The firm, whose facility in Harlow, Essex will house the World Anti-Doping Agency’s (WADA) testing lab during the 2012 Olympic and Paralympic games, told in-Pharmatechnologist.com that while many drugs can be abused in sport, trial-stage compounds are at particular risk.
GSK spokeswoman Diana Evans said:“There is always the potential for the illegitimate use of medicines by a minority of athletes seeking advantage in sport.
"GSK does have marketed drugs that fall within the categories specified in WADA’s prohibited substance list. However, we don’t have information on whether any of these have been targeted by sports cheats.
"Drugs in development are particularly attractive to doping abusers as they believe that they will be undetectable by anti-doping testing."
Evans explained that, with this in mind, for candidates with the potential for abuse GSK asks study monitors and investigators to be extra vigilant in the control of clinical supplies and destruction or return of unused materials.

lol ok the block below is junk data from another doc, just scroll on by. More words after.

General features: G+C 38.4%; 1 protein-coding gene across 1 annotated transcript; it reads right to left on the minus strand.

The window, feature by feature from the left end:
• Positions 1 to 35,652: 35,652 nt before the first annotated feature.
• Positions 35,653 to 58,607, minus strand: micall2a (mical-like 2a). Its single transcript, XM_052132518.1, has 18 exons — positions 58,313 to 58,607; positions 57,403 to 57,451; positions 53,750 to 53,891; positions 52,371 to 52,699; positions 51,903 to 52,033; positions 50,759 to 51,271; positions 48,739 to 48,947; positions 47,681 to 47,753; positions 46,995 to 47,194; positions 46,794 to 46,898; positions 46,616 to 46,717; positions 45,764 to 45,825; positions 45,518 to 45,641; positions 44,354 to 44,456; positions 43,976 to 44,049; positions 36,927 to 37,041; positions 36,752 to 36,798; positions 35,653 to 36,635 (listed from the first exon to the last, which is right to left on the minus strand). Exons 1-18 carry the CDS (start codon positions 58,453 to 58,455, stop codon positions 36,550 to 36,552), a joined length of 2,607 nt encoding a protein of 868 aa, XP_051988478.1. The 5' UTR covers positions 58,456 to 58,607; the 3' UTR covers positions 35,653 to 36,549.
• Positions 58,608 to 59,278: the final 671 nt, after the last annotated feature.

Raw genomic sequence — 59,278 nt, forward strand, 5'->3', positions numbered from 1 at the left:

“Additionally” she continued “if clinical trial supplies go missing, or are unaccounted for, WADA would be notified.”
The GSK Harlow facility that will house the main analysis laboratory during next year’s events has been earmarked for closure since 2010.
Evans told in-Pharmatechnologist.com that: “GSK is officially a Tier 3 Provider for the London 2012 Games," adding that “In terms of a material contribution, GSK will provide facilities and equipment to enable King’s College London to operate a World Anti-Doping Agency (WADA) accredited laboratory during the London 2012 Games."
During the games the lab will operate 24-hours a day from July to early September next year.
The joint WADA - King's College London research team, led by Professor David Cowan from the Drug Control Centre at King’s College London, is expected to test more than 6,000 samples from athletes competing in the two events.
After this the facility’s future is unclear. Evans said that: “GSK is looking at a number of options as to the whether the laboratory in Harlow can stay in existence and fulfil a need beyond 2012."